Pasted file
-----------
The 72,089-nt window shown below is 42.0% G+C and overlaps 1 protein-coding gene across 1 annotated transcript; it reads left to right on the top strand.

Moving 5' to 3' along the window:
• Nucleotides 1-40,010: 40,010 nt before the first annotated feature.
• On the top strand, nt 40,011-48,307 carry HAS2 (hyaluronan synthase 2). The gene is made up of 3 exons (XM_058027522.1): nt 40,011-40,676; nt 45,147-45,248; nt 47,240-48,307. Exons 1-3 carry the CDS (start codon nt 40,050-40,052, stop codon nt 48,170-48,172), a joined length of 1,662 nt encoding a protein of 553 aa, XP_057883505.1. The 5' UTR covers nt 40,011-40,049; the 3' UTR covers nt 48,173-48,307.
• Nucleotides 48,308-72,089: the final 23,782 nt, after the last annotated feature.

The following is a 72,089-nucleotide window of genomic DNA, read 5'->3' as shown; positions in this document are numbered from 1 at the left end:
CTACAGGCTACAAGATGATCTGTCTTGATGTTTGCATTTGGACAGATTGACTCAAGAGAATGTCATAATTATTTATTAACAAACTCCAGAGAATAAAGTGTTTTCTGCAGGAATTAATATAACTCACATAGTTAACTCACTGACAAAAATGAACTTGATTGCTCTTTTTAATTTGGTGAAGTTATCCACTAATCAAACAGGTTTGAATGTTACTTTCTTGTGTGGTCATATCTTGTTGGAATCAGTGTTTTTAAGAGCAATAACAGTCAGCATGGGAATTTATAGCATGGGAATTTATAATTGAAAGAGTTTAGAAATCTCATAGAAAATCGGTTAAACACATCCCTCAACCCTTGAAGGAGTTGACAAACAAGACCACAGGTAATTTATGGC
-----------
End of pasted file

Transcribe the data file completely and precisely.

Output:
The 72,089-nt window shown below is 42.0% G+C and overlaps 1 protein-coding gene across 1 annotated transcript; it reads left to right on the top strand.

Moving 5' to 3' along the window:
• Nucleotides 1-40,010: 40,010 nt before the first annotated feature.
• On the top strand, nt 40,011-48,307 carry HAS2 (hyaluronan synthase 2). The gene is made up of 3 exons (XM_058027522.1): nt 40,011-40,676; nt 45,147-45,248; nt 47,240-48,307. Exons 1-3 carry the CDS (start codon nt 40,050-40,052, stop codon nt 48,170-48,172), a joined length of 1,662 nt encoding a protein of 553 aa, XP_057883505.1. The 5' UTR covers nt 40,011-40,049; the 3' UTR covers nt 48,173-48,307.
• Nucleotides 48,308-72,089: the final 23,782 nt, after the last annotated feature.

The following is a 72,089-nucleotide window of genomic DNA, read 5'->3' as shown; positions in this document are numbered from 1 at the left end:
CTACAGGCTACAAGATGATCTGTCTTGATGTTTGCATTTGGACAGATTGACTCAAGAGAATGTCATAATTATTTATTAACAAACTCCAGAGAATAAAGTGTTTTCTGCAGGAATTAATATAACTCACATAGTTAACTCACTGACAAAAATGAACTTGATTGCTCTTTTTAATTTGGTGAAGTTATCCACTAATCAAACAGGTTTGAATGTTACTTTCTTGTGTGGTCATATCTTGTTGGAATCAGTGTTTTTAAGAGCAATAACAGTCAGCATGGGAATTTATAGCATGGGAATTTATAATTGAAAGAGTTTAGAAATCTCATAGAAAATCGGTTAAACACATCCCTCAACCCTTGAAGGAGTTGACAAACAAGACCACAGGTAATTTATGGC